The challenges of making these mechanisms work affected Chen. “At the time, I was like, ‘Is the humanity at its heart just dark?'” he said. But a child psychologist helped Chen see things in terms of how babies perceive feedback. “If you don’t want babies to do something terrible, don’t give them any feedback,” he recalled learning from her. “Don’t give them negative feedback because they’ll interpret it as positive feedback.”

This led to a change that would have a huge effect on the game: when you get close to someone, you recharge their energy. (In the end game, you use your energy to fly.)” And that makes people feel like, “Oh, I like to stay close to someone because I don’t have to run for the energy” , he said. “So they end up staying together, and they travel together, and they form a company. It was just a simple change. Assholes who want to kill each other and dance around their corpse, creating hatred, to “hey, they’re all in love, they help each other and they couldn’t leave each other”.

A friend and I are hanging out on our quest.
Screenshot by Jay Peters/The Verge

The team also had to experiment to land on musical tweets that players can use to communicate with each other. They tried a “thumbs up and down idea” where you could push the controller up to show a green ping and push it down to show a red ping. But in testing, the majority of pings were red because players spammed them to invite their partner to do whatever they wanted, which created a sense of stress.

“Eventually we realized it was better to stay neutral,” Chen said. “And then we let the frequency and the amplitude [of the ping] be interpreted by the other player. But we’ve noticed that when we don’t add context, people generally interpret the other person’s intent positively. I think it’s deep in our human nature.

Although the chirp is intended to be neutral, it is not static noise. It’s almost like a musical instrument, and its sound evolves throughout the game, Travel told me the composer Austin Wintory. “At the very start of the game, it’s very birdy, and there’s flute and little cello bits,” he said. But during the game you will hear more of a human voice in this sound. “So by the time you’re in the clouds and the really big final, especially if you’re doing one of the big loads [pings], you can really hear that there is a human voice in there. (The human voice used in the pings is Lisbeth Scott, who sings Travel of credits.)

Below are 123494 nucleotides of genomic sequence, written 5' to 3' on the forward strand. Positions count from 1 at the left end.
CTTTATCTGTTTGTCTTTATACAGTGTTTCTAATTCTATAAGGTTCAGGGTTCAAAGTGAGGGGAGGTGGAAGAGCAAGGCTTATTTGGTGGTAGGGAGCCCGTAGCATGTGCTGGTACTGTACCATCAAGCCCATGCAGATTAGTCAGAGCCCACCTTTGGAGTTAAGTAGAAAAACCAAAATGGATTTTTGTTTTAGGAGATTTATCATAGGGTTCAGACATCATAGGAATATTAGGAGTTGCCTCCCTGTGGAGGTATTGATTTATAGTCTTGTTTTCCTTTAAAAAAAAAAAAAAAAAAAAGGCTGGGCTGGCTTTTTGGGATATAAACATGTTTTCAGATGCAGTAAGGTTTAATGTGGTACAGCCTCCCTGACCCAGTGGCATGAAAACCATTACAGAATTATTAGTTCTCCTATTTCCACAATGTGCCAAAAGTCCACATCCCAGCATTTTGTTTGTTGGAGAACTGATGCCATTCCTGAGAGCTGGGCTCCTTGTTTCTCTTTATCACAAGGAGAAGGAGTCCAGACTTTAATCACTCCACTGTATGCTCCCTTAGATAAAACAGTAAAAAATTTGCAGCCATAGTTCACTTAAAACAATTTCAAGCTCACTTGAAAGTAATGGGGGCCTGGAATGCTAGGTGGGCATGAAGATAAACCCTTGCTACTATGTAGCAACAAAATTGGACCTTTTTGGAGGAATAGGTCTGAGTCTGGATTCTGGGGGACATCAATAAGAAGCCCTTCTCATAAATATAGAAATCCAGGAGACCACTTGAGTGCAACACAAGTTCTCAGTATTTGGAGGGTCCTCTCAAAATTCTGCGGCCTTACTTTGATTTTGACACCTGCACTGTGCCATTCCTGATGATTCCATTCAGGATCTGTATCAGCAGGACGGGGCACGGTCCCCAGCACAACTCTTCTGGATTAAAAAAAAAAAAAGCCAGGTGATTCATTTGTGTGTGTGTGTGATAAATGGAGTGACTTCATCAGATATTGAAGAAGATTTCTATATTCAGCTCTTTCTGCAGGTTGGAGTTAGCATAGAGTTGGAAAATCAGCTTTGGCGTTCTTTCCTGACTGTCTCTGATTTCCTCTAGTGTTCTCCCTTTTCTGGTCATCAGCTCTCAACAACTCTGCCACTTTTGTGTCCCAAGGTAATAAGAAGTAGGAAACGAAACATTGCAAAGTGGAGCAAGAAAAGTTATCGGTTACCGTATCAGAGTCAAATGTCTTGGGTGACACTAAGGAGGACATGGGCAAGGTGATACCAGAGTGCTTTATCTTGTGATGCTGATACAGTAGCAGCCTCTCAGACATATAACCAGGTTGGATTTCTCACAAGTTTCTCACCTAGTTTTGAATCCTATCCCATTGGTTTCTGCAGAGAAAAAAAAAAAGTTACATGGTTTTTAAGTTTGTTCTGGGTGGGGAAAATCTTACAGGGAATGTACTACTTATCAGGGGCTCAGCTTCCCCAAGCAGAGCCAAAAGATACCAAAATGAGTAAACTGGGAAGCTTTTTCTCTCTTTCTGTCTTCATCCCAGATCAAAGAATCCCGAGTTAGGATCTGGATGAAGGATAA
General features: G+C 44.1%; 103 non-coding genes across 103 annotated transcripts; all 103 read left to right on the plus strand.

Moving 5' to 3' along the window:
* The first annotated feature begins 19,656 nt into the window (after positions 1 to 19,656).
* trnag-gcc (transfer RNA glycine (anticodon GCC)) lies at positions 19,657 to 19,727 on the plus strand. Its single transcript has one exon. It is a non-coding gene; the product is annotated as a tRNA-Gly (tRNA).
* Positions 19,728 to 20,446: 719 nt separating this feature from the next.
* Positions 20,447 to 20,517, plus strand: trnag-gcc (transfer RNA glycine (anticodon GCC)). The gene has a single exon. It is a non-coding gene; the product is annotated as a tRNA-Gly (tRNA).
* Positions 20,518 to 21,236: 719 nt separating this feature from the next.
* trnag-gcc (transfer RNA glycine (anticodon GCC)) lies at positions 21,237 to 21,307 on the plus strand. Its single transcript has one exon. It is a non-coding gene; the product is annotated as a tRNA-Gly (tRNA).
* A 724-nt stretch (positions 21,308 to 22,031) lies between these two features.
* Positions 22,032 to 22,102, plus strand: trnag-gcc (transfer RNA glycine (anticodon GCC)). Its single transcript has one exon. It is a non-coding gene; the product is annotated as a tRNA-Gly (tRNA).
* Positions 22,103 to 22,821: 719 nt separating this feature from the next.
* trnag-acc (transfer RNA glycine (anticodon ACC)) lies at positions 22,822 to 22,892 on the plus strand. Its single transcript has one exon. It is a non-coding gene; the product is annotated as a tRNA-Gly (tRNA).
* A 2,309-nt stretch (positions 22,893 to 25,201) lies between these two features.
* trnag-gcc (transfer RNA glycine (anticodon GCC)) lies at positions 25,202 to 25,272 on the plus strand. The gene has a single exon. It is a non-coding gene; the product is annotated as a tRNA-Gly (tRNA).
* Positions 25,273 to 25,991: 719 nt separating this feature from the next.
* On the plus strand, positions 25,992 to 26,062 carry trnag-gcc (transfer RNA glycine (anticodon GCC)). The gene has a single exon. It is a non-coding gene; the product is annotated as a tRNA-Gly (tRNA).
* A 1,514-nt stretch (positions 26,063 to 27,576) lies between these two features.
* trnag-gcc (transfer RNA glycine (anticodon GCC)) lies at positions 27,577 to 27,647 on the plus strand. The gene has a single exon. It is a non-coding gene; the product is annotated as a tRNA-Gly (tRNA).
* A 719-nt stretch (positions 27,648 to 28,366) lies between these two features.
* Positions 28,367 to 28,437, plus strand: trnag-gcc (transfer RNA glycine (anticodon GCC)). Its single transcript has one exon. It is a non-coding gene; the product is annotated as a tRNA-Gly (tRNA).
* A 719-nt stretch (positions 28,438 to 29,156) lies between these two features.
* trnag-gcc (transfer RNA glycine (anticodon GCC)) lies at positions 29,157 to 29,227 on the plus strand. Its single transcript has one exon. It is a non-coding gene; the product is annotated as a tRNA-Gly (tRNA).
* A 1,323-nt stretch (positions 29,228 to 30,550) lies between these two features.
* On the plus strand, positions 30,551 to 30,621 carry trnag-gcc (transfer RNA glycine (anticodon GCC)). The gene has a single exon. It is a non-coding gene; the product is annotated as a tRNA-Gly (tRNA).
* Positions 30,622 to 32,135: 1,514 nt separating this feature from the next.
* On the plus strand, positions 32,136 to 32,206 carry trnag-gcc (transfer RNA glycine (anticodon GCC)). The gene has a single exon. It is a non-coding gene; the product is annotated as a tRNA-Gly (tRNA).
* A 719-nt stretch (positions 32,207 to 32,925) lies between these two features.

Humanity in the design of Travel, from the human voice in the tweets to the multiplayer design that encourages co-op is a big part of what makes the game memorable to me. As I climbed the mountain with my mate the first time I played the game, I now realize that even though I may have been huddled close to my friend trying to share my energy, deep down from me, I just wanted to do whatever I could to help them up that mountain – and I knew they were doing the same for me.

Before talking to Chen and Wintory, I replayed Travel for the first time since its release. Despite how much I love the game, I always worried that another race would change how I feel about it. I was so afraid of how it might distort my memories that I was actively procrastinating to play it.

To my surprise, the experience was just as powerful. Ten years later, there are still people playing Travel, and I met four other companions who were part of my adventure. I even made a new friend who stayed by my side throughout the snowy climb to the top of the mountain – and the joyful flight to the top.

My mate and I walking together at the very end of the game.
Screenshot by Jay Peters/The Verge

Travel is available on PS3, PS4, PS5, PC and iOS. Composer Austin Wintory has also just released a reorchestration of the Travel soundtrack performed by the London Symphony Orchestra entitled “Voyageur – A Symphony of Travel.” I listened to it and found it very good.